I wanted to make computer games to highlight our culture on the world stage so our stories could be told with our voice. Whether it’s mythology, or a whānau story, or whether it’s totally made up, it’s still our voice that tells our story to the world. Our history hasn’t been written by us and it has been fairly whitewashed in some instances, meaning that our stories, our voices haven’t been told by us, by the people. 

It’s been happening for a while in other media, like film and television, where indigenous peoples get to tell their stories with their own voice. And those stories are amazing. They’re authentic and it gives you a real world view into different cultures. 

I want to bring our ways to the world through the gaming platform because if we don’t do it, somebody else is going to do it. People take our tāmoko and they put it on other game characters that don’t whakapapa Māori. I think to myself, how much cooler would that be though if they worked with our people and really added value and the depth to our art or our weaponry, or whatever it is. How much cooler would that be?

Reformation, from my point of view, is really about reclaiming what is ours and telling it from our point of view, with our voice, so that we can offer a different world view that people can learn from, engage with and immerse themselves in. I think this will allow peoples’ thinking to be expanded.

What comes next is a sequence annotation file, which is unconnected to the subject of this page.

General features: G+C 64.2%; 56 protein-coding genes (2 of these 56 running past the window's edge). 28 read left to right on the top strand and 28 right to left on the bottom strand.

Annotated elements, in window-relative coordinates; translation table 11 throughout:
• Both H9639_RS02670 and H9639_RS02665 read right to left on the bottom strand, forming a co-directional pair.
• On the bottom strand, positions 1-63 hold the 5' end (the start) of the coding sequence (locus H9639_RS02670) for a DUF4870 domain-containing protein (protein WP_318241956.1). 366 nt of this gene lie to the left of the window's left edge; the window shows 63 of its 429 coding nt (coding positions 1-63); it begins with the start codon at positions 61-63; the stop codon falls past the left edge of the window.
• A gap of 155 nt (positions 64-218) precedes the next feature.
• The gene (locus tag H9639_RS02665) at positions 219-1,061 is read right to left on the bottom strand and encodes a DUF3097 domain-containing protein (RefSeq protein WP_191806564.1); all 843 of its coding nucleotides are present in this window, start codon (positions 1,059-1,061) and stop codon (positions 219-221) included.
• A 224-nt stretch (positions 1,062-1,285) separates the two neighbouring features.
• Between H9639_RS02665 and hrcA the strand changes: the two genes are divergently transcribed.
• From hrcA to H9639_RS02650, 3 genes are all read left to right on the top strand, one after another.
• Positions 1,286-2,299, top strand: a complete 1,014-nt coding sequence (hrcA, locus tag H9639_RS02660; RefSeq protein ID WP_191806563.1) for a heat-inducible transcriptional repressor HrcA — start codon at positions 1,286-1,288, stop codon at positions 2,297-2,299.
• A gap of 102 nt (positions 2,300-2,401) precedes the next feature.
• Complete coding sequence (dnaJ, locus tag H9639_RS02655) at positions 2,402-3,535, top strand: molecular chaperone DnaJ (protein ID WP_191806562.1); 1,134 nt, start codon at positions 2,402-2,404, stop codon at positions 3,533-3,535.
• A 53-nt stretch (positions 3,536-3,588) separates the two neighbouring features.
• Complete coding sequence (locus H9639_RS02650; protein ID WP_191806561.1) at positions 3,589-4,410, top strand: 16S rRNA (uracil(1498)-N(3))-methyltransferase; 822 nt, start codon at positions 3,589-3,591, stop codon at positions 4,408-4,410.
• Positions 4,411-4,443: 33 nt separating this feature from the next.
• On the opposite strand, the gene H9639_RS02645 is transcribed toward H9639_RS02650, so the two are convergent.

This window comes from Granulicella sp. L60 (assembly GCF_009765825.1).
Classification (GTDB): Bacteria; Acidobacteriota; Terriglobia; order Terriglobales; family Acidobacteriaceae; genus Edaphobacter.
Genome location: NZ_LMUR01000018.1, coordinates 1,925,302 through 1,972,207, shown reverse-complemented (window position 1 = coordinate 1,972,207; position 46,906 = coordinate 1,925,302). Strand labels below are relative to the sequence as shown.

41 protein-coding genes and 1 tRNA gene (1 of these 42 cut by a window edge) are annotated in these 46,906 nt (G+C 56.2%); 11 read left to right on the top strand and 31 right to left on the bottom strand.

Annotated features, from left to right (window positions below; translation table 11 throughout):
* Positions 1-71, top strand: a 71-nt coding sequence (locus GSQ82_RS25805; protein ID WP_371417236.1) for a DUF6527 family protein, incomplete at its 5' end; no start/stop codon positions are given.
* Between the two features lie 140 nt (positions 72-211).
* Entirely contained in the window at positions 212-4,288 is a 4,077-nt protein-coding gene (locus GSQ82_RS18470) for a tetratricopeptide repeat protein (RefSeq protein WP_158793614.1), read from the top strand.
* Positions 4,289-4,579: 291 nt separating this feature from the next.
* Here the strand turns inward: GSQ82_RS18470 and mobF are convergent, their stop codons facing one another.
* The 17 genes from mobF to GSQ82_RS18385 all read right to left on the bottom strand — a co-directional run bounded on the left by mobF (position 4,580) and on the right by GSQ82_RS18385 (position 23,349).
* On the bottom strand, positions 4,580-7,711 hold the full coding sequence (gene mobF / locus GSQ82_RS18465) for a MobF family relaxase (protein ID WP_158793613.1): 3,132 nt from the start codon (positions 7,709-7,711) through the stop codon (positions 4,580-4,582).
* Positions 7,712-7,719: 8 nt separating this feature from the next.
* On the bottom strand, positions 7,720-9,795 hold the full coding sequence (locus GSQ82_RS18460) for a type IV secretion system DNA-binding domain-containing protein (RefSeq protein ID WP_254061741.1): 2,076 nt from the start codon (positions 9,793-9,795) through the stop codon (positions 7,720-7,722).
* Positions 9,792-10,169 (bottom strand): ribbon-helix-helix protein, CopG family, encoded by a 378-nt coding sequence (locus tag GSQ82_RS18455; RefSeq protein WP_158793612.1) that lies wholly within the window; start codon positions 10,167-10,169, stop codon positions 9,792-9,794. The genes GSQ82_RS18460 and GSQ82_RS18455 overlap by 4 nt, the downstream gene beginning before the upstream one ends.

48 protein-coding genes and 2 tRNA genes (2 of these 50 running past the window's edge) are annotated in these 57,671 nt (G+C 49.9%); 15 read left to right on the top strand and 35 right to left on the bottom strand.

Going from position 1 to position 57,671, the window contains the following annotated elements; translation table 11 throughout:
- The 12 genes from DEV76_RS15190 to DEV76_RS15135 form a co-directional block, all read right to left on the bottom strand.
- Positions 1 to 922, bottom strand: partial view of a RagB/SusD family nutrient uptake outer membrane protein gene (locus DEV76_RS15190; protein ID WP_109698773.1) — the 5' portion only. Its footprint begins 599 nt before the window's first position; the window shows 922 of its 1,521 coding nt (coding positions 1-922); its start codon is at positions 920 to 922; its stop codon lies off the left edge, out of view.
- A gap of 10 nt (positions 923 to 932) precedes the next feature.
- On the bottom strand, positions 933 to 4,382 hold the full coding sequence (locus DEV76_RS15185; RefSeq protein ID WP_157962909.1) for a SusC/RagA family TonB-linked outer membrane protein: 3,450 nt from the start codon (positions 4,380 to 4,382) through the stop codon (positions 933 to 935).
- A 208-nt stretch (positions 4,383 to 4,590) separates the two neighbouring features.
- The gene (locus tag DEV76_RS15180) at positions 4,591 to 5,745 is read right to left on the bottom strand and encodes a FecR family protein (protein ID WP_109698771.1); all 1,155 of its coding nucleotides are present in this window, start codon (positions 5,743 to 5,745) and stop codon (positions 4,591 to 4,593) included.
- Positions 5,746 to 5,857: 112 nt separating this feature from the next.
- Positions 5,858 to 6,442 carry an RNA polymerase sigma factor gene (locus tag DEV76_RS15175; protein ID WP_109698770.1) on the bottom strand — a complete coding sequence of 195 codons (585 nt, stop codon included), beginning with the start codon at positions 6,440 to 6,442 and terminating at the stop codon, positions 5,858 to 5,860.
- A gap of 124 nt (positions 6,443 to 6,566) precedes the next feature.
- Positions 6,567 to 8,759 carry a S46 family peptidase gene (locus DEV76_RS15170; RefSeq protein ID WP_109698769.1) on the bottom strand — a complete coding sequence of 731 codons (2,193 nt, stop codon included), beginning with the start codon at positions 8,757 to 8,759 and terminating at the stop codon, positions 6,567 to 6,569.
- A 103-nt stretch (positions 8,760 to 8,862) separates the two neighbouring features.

Still image from the Gaurdian Maia game of a Māori wāhine looking out into a forest.

What are you looking forward to most at this year’s Semi Permanent event?

I’m looking forward to hearing people’s authentic voices. I want to hear their journey — the highs, the lows, where they are now, how did they get there? I’m inspired by other people’s journeys. People say to me, your journey is so cool. It’s awesome. And yeah, it is. But I’m so inspired by other people’s journeys, their successes, their failures. I’m just a person who loves hearing people’s stories, so I’m just looking forward to listening and learning. I’m bound to pick up something from someone’s talk that will be really relevant for where I am in the world right now.

Do you have any bits of wisdom or advice you can share for other females looking to break into the world of game design?

Just be yourself. Stand confident in yourself and who you are and what you’re trying to do. It’s really easy to have your confidence knocked. I did in my early days, when I started and the game development industry was full of comments like, girls can’t really play games, they don’t make games, you must work for marketing. I thought to myself, if I let the negativity affect my journey, then I’m not going to get anywhere. It had a kind of opposite effect on me. I was like, is that right? Well, I’ll show you and then I’ll just keep going. It sounds easy to say that, but it wasn’t. I had moments where I just wanted to give up. So stand strong and confident in who you are, what you want to do and what you want to achieve. No one is going to stop you. The only person that’s going to stop you is you. That’s it. 

You’ve got to look after yourself. My whānau support keeps me strong. They were very encouraging, my friends. You just look more at the positive than at the negative, keep dreaming your vision and every step you take is closer to that vision. Don’t give up until you know that you have absolutely done everything you can and you’ve tried every possible way you can.